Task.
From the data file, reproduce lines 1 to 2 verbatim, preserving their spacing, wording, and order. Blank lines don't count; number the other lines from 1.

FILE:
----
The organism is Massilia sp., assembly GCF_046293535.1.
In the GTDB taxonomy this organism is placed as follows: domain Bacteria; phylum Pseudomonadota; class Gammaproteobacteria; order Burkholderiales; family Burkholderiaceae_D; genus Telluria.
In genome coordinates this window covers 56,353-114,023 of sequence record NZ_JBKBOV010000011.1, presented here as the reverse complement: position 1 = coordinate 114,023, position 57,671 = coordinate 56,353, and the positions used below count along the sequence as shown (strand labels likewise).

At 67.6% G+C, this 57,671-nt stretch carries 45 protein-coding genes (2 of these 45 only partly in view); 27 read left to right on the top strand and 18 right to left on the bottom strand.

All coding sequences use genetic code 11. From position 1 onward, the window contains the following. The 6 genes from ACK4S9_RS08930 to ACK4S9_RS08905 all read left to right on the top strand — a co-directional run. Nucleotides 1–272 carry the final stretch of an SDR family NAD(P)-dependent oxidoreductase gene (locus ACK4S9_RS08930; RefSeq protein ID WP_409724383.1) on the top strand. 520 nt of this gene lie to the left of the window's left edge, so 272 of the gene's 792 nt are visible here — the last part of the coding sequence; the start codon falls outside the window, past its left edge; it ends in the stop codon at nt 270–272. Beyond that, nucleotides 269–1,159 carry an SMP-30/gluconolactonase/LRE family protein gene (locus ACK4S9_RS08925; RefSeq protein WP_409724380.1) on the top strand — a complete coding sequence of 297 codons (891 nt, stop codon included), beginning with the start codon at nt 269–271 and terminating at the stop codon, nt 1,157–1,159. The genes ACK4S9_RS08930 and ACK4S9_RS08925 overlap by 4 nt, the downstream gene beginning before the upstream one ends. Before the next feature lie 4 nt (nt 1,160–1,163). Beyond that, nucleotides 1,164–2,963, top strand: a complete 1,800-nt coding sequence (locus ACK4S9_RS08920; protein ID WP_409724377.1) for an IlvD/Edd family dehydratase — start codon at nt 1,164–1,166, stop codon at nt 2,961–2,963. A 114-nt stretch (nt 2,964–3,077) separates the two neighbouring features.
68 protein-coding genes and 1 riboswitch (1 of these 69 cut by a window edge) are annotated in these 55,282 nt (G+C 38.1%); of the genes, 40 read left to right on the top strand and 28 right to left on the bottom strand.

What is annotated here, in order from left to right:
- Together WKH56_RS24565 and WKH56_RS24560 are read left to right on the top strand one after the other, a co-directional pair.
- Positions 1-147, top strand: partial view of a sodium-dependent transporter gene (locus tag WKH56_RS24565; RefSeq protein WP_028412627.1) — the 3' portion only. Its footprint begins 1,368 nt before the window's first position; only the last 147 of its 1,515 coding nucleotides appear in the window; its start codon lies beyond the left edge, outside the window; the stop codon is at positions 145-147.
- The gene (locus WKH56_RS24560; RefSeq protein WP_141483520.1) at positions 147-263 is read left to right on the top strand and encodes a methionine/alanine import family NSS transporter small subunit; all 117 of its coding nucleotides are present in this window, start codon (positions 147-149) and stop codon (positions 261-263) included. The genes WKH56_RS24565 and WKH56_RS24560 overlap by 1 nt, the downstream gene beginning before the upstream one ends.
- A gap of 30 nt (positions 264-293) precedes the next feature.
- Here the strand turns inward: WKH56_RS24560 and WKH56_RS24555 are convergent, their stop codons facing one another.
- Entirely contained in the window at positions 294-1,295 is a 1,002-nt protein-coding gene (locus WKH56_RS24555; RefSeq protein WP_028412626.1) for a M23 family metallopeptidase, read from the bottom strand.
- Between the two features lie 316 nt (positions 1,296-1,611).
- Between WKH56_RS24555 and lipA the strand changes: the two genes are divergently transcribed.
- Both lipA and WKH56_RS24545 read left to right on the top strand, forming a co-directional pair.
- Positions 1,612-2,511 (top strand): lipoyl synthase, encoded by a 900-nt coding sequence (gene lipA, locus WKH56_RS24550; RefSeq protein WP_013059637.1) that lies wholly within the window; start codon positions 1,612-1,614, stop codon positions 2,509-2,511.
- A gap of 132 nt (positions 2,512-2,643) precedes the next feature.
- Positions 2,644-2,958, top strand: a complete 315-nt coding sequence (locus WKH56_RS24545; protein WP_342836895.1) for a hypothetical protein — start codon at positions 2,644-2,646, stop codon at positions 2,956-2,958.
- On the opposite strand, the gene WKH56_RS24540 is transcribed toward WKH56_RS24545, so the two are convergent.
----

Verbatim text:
The organism is Massilia sp., assembly GCF_046293535.1.
In the GTDB taxonomy this organism is placed as follows: domain Bacteria; phylum Pseudomonadota; class Gammaproteobacteria; order Burkholderiales; family Burkholderiaceae_D; genus Telluria.